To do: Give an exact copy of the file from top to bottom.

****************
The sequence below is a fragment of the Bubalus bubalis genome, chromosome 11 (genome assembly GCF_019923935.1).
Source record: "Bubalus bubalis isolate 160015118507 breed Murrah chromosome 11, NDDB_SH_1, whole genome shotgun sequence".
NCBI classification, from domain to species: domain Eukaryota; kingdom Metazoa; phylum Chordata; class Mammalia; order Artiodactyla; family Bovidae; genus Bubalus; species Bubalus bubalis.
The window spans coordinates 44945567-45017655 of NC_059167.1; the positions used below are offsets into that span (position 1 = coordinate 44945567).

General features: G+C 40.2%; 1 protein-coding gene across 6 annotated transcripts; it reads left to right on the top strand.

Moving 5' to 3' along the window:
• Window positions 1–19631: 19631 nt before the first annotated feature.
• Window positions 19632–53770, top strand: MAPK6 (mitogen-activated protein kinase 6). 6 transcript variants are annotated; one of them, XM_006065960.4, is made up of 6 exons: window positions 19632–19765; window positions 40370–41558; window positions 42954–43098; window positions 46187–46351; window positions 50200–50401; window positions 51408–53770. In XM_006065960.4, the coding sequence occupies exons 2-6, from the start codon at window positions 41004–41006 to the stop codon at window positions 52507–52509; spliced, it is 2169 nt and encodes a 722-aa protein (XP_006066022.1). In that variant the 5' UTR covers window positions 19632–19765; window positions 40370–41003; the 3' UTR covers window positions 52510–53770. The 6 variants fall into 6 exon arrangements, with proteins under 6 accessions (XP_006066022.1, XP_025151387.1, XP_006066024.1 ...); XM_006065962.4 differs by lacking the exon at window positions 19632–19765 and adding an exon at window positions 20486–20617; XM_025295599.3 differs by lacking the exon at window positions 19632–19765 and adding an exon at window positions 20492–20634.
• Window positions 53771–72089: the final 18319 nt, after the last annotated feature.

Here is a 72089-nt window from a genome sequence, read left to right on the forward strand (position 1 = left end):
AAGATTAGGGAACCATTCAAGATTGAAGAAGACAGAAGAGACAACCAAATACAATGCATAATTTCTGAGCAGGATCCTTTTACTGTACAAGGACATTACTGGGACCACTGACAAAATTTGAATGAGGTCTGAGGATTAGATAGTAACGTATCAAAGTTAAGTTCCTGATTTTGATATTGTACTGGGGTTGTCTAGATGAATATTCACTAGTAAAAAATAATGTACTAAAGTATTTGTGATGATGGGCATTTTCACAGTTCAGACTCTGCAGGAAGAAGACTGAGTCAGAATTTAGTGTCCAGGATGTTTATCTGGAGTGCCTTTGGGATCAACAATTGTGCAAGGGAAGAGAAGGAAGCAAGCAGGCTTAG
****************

The sequence below is a fragment of the Bubalus bubalis genome, chromosome 11 (genome assembly GCF_019923935.1).
Source record: "Bubalus bubalis isolate 160015118507 breed Murrah chromosome 11, NDDB_SH_1, whole genome shotgun sequence".
NCBI classification, from domain to species: domain Eukaryota; kingdom Metazoa; phylum Chordata; class Mammalia; order Artiodactyla; family Bovidae; genus Bubalus; species Bubalus bubalis.
The window spans coordinates 44945567-45017655 of NC_059167.1; the positions used below are offsets into that span (position 1 = coordinate 44945567).

General features: G+C 40.2%; 1 protein-coding gene across 6 annotated transcripts; it reads left to right on the top strand.

Moving 5' to 3' along the window:
• Window positions 1–19631: 19631 nt before the first annotated feature.
• Window positions 19632–53770, top strand: MAPK6 (mitogen-activated protein kinase 6). 6 transcript variants are annotated; one of them, XM_006065960.4, is made up of 6 exons: window positions 19632–19765; window positions 40370–41558; window positions 42954–43098; window positions 46187–46351; window positions 50200–50401; window positions 51408–53770. In XM_006065960.4, the coding sequence occupies exons 2-6, from the start codon at window positions 41004–41006 to the stop codon at window positions 52507–52509; spliced, it is 2169 nt and encodes a 722-aa protein (XP_006066022.1). In that variant the 5' UTR covers window positions 19632–19765; window positions 40370–41003; the 3' UTR covers window positions 52510–53770. The 6 variants fall into 6 exon arrangements, with proteins under 6 accessions (XP_006066022.1, XP_025151387.1, XP_006066024.1 ...); XM_006065962.4 differs by lacking the exon at window positions 19632–19765 and adding an exon at window positions 20486–20617; XM_025295599.3 differs by lacking the exon at window positions 19632–19765 and adding an exon at window positions 20492–20634.
• Window positions 53771–72089: the final 18319 nt, after the last annotated feature.

Here is a 72089-nt window from a genome sequence, read left to right on the forward strand (position 1 = left end):
AAGATTAGGGAACCATTCAAGATTGAAGAAGACAGAAGAGACAACCAAATACAATGCATAATTTCTGAGCAGGATCCTTTTACTGTACAAGGACATTACTGGGACCACTGACAAAATTTGAATGAGGTCTGAGGATTAGATAGTAACGTATCAAAGTTAAGTTCCTGATTTTGATATTGTACTGGGGTTGTCTAGATGAATATTCACTAGTAAAAAATAATGTACTAAAGTATTTGTGATGATGGGCATTTTCACAGTTCAGACTCTGCAGGAAGAAGACTGAGTCAGAATTTAGTGTCCAGGATGTTTATCTGGAGTGCCTTTGGGATCAACAATTGTGCAAGGGAAGAGAAGGAAGCAAGCAGGCTTAG